As a first time buyer, your big challenge is that you are probably bringing less cash to the table making it harder to compete with seasoned buyers. But your competitive edge is flexibility – you aren’t dependent on selling your current place to fund the deal.

 Your best moves:

  • Lock up your financials. Clean up your credit before you start shopping and save for a bigger down payment to help you qualify for a better mortgage rate. Putting 20% down helps avoid costly private mortgage insurance and positions you to beat the competing offers. Start a dedicated account to amass a down payment.
  • Check for errors on your credit reports (free at and get your FICO score.  Many credit cards offer it for free or you can get one report for $19.95 at For the best loan rates, you will need a score of 740 or better. To boost your score, pay down credit cards so your balance is less than 30% of the limit and avoid late payments.
  • Investigate Alternatives. If you can’t get close to 20% down or have a credit score less than 740, the Federal Housing Administration (FHA) loans allow you to put down 3.5% and offer better rates for those with less than perfect credit.  But know the tradeoffs – with a 30 year FHA loan, you’ll pay an extra 1.75% of the purchase price plus at least 0.8% in annual insurance for the life of the loan.
  • Get Pre-Approved. A mortgage lender has checked your credit and verified your income and assets.  Pre-approval gives you an edge with sellers who want a quick, smooth deal.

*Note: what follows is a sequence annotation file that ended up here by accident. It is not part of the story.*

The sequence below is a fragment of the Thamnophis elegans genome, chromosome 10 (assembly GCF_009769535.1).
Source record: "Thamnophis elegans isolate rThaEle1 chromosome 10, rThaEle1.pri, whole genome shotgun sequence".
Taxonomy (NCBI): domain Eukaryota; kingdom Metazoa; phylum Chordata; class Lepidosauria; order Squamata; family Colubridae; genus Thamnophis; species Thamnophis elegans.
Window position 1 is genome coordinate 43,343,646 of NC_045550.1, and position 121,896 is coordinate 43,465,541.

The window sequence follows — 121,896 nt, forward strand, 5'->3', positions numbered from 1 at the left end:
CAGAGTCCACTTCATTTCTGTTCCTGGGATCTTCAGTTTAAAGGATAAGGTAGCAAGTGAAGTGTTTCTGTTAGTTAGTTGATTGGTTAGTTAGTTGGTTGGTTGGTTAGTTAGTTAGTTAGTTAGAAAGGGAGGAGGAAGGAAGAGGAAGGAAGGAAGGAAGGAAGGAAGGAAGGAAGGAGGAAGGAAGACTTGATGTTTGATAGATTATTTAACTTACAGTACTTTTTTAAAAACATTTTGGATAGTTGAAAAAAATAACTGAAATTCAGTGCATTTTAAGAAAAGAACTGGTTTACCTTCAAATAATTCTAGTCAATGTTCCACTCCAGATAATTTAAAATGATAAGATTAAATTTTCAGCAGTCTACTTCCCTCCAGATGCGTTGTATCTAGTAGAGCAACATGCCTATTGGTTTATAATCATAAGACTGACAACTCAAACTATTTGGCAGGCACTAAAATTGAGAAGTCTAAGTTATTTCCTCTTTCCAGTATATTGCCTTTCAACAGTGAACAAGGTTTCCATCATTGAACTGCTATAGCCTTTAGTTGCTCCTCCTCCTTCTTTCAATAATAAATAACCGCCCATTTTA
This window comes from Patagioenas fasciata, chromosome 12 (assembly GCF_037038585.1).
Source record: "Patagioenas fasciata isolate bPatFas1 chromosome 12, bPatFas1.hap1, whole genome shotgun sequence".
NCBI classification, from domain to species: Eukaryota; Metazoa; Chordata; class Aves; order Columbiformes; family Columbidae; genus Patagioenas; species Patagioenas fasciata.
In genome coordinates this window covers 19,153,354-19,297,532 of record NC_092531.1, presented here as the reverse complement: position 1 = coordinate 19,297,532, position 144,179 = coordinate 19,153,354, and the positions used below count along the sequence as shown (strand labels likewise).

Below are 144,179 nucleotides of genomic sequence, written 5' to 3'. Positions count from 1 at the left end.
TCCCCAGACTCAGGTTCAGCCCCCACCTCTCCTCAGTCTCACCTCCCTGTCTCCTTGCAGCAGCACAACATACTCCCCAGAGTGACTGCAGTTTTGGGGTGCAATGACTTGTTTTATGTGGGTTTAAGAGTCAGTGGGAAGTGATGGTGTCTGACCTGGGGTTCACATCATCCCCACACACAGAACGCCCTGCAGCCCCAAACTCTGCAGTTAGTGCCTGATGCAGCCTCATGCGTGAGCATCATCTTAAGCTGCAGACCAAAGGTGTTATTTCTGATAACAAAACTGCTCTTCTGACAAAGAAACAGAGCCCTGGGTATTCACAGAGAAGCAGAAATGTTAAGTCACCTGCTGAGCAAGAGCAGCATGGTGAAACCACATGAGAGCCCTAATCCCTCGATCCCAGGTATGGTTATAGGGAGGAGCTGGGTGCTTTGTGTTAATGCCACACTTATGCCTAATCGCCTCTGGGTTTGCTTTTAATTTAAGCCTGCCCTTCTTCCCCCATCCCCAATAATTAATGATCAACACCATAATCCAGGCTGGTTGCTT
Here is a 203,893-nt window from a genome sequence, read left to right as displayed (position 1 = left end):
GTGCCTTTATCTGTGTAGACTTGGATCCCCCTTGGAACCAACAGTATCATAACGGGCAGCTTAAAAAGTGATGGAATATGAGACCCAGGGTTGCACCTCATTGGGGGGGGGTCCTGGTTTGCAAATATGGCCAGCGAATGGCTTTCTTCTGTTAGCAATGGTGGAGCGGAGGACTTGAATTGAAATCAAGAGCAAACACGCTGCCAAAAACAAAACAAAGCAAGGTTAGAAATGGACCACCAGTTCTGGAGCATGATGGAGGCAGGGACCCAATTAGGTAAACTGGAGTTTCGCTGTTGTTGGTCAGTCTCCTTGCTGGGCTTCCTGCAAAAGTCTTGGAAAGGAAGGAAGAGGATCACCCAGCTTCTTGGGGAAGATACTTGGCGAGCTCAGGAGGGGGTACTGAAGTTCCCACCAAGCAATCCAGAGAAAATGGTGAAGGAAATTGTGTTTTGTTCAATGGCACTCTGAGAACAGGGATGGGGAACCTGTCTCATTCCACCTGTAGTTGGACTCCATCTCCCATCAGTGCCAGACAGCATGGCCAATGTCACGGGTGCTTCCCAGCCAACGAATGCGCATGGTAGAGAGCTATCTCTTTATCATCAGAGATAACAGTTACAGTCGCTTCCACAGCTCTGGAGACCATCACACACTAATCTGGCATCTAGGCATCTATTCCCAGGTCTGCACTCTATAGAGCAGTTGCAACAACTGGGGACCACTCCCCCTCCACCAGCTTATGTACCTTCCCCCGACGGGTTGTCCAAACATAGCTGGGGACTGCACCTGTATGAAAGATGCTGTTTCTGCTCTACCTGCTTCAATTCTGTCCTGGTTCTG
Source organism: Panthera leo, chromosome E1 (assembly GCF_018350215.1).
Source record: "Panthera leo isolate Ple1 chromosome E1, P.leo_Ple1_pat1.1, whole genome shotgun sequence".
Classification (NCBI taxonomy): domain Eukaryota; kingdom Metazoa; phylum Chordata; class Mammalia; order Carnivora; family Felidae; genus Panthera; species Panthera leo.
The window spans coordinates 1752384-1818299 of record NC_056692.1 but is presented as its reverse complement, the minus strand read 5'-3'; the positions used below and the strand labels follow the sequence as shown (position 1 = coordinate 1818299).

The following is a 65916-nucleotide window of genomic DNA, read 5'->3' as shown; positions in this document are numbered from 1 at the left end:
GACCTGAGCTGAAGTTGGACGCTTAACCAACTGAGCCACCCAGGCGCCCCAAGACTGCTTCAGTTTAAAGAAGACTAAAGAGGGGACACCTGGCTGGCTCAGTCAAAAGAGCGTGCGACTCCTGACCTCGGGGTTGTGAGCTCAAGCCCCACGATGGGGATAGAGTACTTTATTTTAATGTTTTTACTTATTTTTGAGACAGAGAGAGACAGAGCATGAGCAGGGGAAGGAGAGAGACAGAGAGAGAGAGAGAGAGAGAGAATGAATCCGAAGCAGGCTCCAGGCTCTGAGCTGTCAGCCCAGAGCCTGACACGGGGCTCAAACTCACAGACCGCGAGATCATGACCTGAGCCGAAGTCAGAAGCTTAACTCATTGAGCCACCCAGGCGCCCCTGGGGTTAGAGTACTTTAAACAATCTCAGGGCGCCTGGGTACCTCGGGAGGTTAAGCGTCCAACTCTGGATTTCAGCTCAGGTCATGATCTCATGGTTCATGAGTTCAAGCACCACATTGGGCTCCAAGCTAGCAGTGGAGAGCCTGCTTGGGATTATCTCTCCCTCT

• Find a True Advocate. A good buyer’s agent can help you find listings and guide you through price negotiations. Bargaining skills are key so ask agents for sale-to-list price ratios for their last 12 deals. The lower the better.
  • Make Unsolicited Offers. Look for homes not yet on the market to avoid competing with more established buyers.  Looks at rental ads or note new listings that look overpriced and revisit them in a month.  Unsold homes usually drop in price after about six weeks.
  • Play Up Your Flexibility. One advantage you have over more well-heeled buyers is the ability to delay move-in. Have your agent reach out to the seller’s agent to find out exactly what they need – like a longer closing window or an option to rent back.

11 Creative Uses for Lemons in Your Home and Kitchen

Lemon works wonders in the kitchen.

    Make the interior easier to wipe down by heating a cup of water and a chopped-up lemon on high until the microwave’s window is steamy. Let the bowl sit for 15 minutes before you open the door, and clean away any grime and grease with ease.
    Run a few lemon rinds through the disposal and follow with cold water to dispel any sour odors.
    This tip is safe for even delicate or vintage fabrics: Treat a set-in stain with lemon juice and salt. Let the mixture sit for a half hour, then rinse with vinegar and warm water.
    Run the cut side of a lemon over the board to remove food stains and smells. For extra cleaning power, sprinkle it with salt or baking soda first. If your stains are particularly stubborn, let everything sit overnight before you rinse with water. Wipe wooden boards with mineral oil to seal.